Rooted in a centuries-old scientific quest, Toms River is an epic of dumpers at midnight and deceptions in broad daylight, of corporate avarice and government neglect, and of a few brave individuals who refused to keep silent until the truth was exposed.
When oil and gas exploration was expanding across Aotearoa New Zealand, Patricia Widener was there interviewing affected residents and environmental and climate activists, and attending community meetings and anti-drilling rallies. Exploration was occurring on an unprecedented scale when oil disasters dwelled in recent memory, socioecological worries were high, campaigns for climate action were becoming global, and transitioning toward a low carbon society seemed possible. Yet unlike other communities who have experienced either an oil spill, or hydraulic fracturing, or offshore exploration, or climate fears, or disputes over unresolved Indigenous claims, New Zealanders were facing each one almost simultaneously. Collectively, these grievances created the foundation for an organized civil society to construct and then magnify a comprehensive critical oil narrative--in dialogue, practice, and aspiration. Community advocates and socioecological activists mobilized for their health and well-being, for their neighborhoods and beaches, for Planet Earth and Planet Ocean, and for terrestrial and aquatic species and ecosystems. They rallied against toxic, climate-altering pollution; the extraction of fossil fuels; a myriad of historic and contemporary inequities; and for local, just, and sustainable communities, ecologies, economies, and/or energy sources. In this allied ethnography, quotes are used extensively to convey the tenor of some of the country’s most passionate and committed people. By analyzing the intersections of a social movement and the political economy of oil, Widener reveals a nuanced story of oil resistance and promotion at a time when many anti-drilling activists believed themselves to be on the front lines of the industry’s inevitable decline.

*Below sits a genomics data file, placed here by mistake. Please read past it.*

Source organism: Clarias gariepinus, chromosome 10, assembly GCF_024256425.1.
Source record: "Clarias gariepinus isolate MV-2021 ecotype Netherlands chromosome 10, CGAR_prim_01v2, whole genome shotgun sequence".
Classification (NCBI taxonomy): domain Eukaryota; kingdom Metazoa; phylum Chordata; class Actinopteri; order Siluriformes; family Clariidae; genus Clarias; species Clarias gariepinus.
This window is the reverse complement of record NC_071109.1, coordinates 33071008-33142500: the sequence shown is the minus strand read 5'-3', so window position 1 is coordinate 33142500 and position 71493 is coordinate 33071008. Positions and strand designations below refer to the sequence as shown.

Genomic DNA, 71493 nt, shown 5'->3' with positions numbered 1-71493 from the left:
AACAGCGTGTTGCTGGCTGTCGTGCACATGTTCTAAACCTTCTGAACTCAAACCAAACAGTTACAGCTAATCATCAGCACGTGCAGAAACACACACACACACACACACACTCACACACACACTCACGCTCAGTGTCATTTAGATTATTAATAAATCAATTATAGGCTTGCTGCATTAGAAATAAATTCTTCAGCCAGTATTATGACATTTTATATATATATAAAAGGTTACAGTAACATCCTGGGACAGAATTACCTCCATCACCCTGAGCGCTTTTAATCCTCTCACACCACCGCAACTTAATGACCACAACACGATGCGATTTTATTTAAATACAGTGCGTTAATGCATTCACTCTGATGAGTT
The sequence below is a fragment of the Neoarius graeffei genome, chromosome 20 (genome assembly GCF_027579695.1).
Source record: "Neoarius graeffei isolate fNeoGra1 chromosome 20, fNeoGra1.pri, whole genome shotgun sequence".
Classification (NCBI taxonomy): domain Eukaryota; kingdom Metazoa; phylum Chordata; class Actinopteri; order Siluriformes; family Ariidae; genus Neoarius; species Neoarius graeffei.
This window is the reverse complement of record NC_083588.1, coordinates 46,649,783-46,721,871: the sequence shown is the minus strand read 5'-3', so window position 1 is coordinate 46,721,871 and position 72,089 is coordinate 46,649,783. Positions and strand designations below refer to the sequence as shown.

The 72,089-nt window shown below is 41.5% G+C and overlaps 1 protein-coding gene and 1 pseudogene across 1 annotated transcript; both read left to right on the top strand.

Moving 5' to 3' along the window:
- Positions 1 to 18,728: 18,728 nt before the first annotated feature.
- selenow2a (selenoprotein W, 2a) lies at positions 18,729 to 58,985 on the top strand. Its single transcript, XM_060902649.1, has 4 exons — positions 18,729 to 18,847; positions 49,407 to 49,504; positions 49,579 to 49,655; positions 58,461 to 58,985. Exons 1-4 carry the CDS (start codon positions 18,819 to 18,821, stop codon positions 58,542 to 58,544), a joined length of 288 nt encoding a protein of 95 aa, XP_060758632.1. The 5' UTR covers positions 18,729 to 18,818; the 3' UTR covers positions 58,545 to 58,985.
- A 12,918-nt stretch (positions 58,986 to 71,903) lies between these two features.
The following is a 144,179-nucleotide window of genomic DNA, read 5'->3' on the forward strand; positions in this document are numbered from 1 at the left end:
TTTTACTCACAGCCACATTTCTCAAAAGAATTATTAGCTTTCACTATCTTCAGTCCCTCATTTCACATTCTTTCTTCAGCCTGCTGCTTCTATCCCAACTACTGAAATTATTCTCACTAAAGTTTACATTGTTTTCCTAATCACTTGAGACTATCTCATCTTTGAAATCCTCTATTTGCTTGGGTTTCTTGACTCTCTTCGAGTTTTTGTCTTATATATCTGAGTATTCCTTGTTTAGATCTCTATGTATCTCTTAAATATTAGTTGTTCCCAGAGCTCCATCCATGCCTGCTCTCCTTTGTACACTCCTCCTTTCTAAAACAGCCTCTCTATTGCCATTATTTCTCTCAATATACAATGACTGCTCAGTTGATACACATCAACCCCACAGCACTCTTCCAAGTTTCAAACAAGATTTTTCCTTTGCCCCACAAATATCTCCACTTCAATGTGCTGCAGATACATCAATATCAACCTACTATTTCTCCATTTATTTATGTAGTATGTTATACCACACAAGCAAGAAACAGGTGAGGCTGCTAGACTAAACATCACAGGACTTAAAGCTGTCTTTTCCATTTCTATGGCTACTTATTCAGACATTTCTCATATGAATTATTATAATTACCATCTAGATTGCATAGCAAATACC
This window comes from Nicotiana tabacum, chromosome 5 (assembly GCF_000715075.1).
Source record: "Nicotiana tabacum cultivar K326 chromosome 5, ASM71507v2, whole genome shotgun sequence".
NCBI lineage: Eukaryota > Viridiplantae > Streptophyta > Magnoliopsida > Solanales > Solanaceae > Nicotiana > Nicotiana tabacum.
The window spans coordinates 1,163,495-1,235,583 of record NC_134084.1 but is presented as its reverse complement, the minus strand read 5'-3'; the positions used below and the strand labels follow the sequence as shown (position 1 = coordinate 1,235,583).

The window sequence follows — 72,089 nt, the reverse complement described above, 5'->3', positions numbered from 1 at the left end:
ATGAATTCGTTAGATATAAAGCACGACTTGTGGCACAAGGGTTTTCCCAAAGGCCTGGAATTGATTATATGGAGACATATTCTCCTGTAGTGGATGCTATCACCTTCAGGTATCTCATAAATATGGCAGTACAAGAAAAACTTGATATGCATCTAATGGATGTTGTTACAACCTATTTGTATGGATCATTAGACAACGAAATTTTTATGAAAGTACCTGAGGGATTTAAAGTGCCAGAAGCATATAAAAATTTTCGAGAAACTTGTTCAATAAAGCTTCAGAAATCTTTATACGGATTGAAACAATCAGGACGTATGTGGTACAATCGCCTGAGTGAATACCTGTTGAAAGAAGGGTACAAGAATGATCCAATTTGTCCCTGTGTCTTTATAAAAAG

This book identifies a major problem facing developing nations and the countries and sources that fund them: the lack of attention and/or effective strategies available to prevent farmers in underdeveloped and poorly endowed regions from sinking still deeper into poverty while avoiding further degradation of marginal environments. The contributors propose an alliance of scientific knowledge with native skill as the best way to proceed, arguing that folk systems can often provide effective management solutions that are not only locally effective, but which may have the potential for spatial diffusion. While this has been said before, the volume makes one of the best articulated statements of how to implement such an approach.